Most Americans don't have $1,000 for an emergency

After the recent government shutdown left hundreds of thousands of Americans without a paycheck, federal employees and contractors were forced to dip into retirement savings, pick up extra work, file for unemployment — among other things — just to make ends meet.

Talk about a wake-up call — and I’m not talking about the inefficiencies of government, I’m talking about the fact that so many people had no money in the bank that they could rely on when faced with an unpredictable situation.

What’s worse is that the majority of Americans would be in the same boat if they missed even one paycheck.

According to a recent Bankrate survey, only 40% of Americans have enough cash to cover an unexpected $1,000 expense, like a car repair or medical bill. Instead, they would put it on a credit card, take out a personal loan, sell something or borrow the money from someone else.

Only 13% said they would reduce other expenses in order to free up the money to cover the unexpected bill.

Considering the fact that 30% of the survey’s respondents experienced (or had an immediate family member who experienced) an unexpected financial shock last year — with 36% facing a bill of $5,000 or more — this a big problem.

Simply put, Americans are relying on credit to live a lifestyle they cannot afford. In fact, credit card balances in the U.S. are at an all-time high — with Americans owing more than $1 trillion. Furthermore, more than 1 in 3 Americans said they would fear maxing out their credit card with a purchase of just $100 or more. That means people aren’t just carrying high balances, but they’re relying on plastic to finance what they otherwise couldn’t afford.

Why you need emergency savings

Emergency savings is like insurance for your financial life — it’s the absolute best defense against the unknown. Because the reality is, emergencies do happen, and unless you’re prepared for it, one unexpected bill can end up causing you trouble for years.

When you have extra cash in the bank, you can avoid having to turn to high-cost and complicated alternatives, such as:

  • Racking up high-interest credit card debt

  • Borrowing an expensive payday or other personal loan

  • Borrowing from retirement savings

  • Borrowing from family or friends

When you have emergency savings, emergencies become more like inconveniences. Paying to repair the car is annoying, but when you have cash to cover it, it doesn’t turn your entire life upside down and you aren’t forced to pick and choose between things like buying gas or paying the power bill.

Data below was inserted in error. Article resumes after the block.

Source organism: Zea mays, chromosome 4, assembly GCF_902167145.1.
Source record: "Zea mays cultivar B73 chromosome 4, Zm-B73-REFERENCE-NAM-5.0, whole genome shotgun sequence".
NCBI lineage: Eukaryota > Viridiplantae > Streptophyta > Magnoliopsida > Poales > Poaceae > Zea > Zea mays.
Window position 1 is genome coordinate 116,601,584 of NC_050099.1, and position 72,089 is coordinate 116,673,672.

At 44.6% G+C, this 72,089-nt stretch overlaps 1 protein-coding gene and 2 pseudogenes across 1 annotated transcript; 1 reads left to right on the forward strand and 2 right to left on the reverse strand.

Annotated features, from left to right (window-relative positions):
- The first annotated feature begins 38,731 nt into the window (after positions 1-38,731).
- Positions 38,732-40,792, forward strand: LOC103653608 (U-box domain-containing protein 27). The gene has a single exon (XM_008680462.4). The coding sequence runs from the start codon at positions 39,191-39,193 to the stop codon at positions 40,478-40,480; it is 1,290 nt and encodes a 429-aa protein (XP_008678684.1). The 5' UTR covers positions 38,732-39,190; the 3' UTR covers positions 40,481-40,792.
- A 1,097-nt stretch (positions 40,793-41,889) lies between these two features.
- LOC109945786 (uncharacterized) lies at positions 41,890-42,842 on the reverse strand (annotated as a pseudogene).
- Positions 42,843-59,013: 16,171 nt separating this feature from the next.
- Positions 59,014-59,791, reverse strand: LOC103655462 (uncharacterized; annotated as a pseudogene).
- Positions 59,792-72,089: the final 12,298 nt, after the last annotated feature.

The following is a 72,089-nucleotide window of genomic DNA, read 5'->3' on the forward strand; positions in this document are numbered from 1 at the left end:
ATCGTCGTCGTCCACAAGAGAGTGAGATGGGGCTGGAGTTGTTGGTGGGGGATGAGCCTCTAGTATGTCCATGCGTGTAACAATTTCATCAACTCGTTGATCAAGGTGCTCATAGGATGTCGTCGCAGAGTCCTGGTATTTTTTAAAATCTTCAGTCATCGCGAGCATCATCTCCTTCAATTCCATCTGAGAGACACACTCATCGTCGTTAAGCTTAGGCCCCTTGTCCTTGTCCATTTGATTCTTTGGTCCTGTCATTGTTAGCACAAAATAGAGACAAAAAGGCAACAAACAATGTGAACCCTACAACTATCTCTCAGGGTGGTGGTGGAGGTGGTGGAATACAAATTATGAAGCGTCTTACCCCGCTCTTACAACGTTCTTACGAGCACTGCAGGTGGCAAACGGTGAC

How much you need to save

The best way to save for unexpected financial shocks is to have two separate emergency funds: a rainy day fund and an emergency fund.

  • A rainy day fund is money you might dip into every once in a while to cover an unexpected expense, like a medical bill.

  • An emergency fund is a bigger, longer-term savings fund. This money should be able to cover at least three to six months worth of living expenses in case you can’t work for a period of time, for whatever reason.

If you’re starting from scratch, these goals may seem impossible — but you can get there!vThe best way to approach saving is to start with baby steps and then build up from there.

How to start saving for an emergency

When you’re starting from scratch, it’s going to take some time to build a sufficient emergency savings supply. But depending on how aggressive you’re willing to get, there are ways to speed up the process.

Here are a few things you can do to kickstart your emergency savings!


The first thing you need to do is get control of your spending and keeping track is the only way to make that happen. And just to clarify, keeping track does not mean in your head — that works for no one. You need a trustworthy method to keep you accountable — whether it’s Excel, Google Sheets, a notebook, an app, whatever — you need to find a process that works for you.

With a budget in place, you can start to identify areas where you’re overspending and ways to cut costs — because as long as you continue to spend more than you make, you’ll never get ahead financially.

Budgeting 101: How to take and maintain control of your money

Make it automatic

Once you cut back on your spending and start to have some spare cash each month, it’s important to keep it in a safe place so you won’t spend it — because no matter how disciplined you are, if it’s there, it’s tempting.

Open a separate savings account for each fund: rainy day and emergency.

Then budget out how much extra money you will have each month and set up an automatic direct deposit from your paycheck to send each amount into each account. That way the money is put into savings before you have a chance to spend it.

Sell stuff

We all have stuff sitting out the house that we either don’t need or don’t use! Selling a few things is an easy way to jumpstart your savings fund!

Here’s a list of 40 things you can do to take control of your money today.

Make more money

Whether it’s picking up more hours at work, a part-time job or a side gig — there are tons of ways to quickly pick up some extra cash for your savings funds.

Here’s a list of ways to make extra money.

For more tips, check out our detailed Emergency Savings Guide!